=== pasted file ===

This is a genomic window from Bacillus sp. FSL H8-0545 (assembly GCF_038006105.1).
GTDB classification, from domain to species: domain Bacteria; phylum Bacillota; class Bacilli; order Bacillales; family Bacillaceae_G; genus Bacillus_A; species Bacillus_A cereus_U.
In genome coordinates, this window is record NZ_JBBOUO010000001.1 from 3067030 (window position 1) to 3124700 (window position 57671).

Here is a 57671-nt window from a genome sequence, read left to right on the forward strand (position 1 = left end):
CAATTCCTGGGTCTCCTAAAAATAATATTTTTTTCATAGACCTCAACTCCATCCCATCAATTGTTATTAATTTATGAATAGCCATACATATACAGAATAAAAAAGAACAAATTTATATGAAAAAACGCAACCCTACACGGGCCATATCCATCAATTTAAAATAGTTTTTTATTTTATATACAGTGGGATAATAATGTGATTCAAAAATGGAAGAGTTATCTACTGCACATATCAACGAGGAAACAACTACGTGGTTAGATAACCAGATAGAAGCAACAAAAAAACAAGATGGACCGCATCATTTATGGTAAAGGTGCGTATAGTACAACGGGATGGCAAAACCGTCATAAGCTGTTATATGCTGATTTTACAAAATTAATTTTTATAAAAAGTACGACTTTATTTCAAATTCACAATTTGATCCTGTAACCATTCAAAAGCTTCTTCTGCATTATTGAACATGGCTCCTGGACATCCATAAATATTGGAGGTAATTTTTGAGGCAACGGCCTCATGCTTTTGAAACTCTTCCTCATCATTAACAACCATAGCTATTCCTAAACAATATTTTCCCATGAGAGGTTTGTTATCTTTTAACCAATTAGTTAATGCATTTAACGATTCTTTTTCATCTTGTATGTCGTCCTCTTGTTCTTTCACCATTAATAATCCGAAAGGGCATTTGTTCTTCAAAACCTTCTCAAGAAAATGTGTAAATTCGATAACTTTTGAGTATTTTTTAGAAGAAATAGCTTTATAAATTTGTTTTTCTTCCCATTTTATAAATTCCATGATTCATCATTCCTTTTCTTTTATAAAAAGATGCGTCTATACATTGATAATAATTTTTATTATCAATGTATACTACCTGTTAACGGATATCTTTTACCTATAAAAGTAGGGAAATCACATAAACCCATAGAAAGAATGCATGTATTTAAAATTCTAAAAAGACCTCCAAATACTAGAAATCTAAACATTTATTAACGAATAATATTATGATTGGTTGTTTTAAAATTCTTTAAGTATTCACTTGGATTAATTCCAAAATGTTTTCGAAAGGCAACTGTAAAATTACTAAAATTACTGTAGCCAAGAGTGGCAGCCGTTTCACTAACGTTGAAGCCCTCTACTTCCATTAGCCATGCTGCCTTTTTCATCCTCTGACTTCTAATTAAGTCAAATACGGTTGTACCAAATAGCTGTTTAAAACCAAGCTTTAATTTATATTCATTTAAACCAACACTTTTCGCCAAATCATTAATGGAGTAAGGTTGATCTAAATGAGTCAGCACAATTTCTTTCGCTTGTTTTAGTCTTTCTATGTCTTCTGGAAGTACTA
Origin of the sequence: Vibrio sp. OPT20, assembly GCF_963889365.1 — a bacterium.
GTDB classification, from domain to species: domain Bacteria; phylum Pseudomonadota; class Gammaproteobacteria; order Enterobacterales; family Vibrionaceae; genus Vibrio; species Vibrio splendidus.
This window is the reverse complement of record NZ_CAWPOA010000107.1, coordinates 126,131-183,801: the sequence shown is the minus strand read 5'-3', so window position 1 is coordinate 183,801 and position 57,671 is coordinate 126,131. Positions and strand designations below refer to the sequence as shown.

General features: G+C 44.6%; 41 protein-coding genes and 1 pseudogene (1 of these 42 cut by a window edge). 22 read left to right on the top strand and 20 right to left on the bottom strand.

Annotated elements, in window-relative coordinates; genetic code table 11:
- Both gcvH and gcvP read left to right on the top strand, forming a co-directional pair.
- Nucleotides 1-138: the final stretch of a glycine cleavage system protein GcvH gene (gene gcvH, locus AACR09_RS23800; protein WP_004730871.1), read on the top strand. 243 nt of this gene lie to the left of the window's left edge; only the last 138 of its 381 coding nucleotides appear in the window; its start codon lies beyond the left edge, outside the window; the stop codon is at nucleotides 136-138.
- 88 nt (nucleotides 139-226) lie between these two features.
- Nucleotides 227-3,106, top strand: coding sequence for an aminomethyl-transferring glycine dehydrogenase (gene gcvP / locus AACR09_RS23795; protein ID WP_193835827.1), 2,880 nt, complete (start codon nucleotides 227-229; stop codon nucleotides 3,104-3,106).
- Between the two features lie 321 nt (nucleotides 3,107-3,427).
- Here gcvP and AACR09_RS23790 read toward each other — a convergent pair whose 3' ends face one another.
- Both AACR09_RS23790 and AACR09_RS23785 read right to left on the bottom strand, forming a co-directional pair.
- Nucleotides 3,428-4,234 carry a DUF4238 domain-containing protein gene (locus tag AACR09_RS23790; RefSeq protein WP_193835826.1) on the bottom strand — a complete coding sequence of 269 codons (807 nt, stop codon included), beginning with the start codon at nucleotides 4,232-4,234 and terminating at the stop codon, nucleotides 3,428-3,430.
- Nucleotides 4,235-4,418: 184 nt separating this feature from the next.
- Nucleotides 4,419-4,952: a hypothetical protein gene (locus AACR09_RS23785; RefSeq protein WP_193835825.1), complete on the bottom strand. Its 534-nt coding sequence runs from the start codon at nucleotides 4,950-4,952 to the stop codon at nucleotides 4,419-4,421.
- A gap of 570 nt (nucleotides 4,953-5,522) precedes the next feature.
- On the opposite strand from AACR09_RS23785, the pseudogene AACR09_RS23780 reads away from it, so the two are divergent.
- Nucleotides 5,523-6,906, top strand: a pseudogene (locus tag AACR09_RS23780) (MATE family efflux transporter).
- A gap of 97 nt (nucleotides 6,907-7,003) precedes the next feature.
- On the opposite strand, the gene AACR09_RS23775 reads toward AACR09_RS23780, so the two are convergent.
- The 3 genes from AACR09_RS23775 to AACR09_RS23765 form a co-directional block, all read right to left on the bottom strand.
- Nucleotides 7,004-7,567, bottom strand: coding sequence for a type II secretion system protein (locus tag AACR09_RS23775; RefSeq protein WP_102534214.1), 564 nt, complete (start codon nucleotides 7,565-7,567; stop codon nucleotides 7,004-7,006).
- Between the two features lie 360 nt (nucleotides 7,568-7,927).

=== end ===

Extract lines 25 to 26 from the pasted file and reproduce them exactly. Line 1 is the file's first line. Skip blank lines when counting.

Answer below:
- On the opposite strand, the gene AACR09_RS23775 reads toward AACR09_RS23780, so the two are convergent.
- The 3 genes from AACR09_RS23775 to AACR09_RS23765 form a co-directional block, all read right to left on the bottom strand.